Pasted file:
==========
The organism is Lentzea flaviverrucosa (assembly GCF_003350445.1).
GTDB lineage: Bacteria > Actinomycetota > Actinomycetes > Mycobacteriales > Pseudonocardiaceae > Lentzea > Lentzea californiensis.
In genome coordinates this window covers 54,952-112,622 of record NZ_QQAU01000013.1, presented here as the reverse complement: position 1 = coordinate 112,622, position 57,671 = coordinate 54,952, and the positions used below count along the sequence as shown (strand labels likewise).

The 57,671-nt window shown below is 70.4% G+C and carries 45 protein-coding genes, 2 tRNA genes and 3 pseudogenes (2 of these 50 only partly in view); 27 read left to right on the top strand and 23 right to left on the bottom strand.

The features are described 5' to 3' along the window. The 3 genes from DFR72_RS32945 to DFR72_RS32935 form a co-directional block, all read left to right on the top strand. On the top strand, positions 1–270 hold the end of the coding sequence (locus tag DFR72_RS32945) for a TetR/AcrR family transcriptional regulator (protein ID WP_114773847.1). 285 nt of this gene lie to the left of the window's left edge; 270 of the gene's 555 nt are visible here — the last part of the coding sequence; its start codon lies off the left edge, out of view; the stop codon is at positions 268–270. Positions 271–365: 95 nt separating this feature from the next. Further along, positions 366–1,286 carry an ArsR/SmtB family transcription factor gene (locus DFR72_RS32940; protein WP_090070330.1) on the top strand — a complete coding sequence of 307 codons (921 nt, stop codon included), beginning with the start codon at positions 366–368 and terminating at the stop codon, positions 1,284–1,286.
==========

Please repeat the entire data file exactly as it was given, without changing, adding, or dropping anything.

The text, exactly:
The organism is Lentzea flaviverrucosa (assembly GCF_003350445.1).
GTDB lineage: Bacteria > Actinomycetota > Actinomycetes > Mycobacteriales > Pseudonocardiaceae > Lentzea > Lentzea californiensis.
In genome coordinates this window covers 54,952-112,622 of record NZ_QQAU01000013.1, presented here as the reverse complement: position 1 = coordinate 112,622, position 57,671 = coordinate 54,952, and the positions used below count along the sequence as shown (strand labels likewise).

The 57,671-nt window shown below is 70.4% G+C and carries 45 protein-coding genes, 2 tRNA genes and 3 pseudogenes (2 of these 50 only partly in view); 27 read left to right on the top strand and 23 right to left on the bottom strand.

The features are described 5' to 3' along the window. The 3 genes from DFR72_RS32945 to DFR72_RS32935 form a co-directional block, all read left to right on the top strand. On the top strand, positions 1–270 hold the end of the coding sequence (locus tag DFR72_RS32945) for a TetR/AcrR family transcriptional regulator (protein ID WP_114773847.1). 285 nt of this gene lie to the left of the window's left edge; 270 of the gene's 555 nt are visible here — the last part of the coding sequence; its start codon lies off the left edge, out of view; the stop codon is at positions 268–270. Positions 271–365: 95 nt separating this feature from the next. Further along, positions 366–1,286 carry an ArsR/SmtB family transcription factor gene (locus DFR72_RS32940; protein WP_090070330.1) on the top strand — a complete coding sequence of 307 codons (921 nt, stop codon included), beginning with the start codon at positions 366–368 and terminating at the stop codon, positions 1,284–1,286.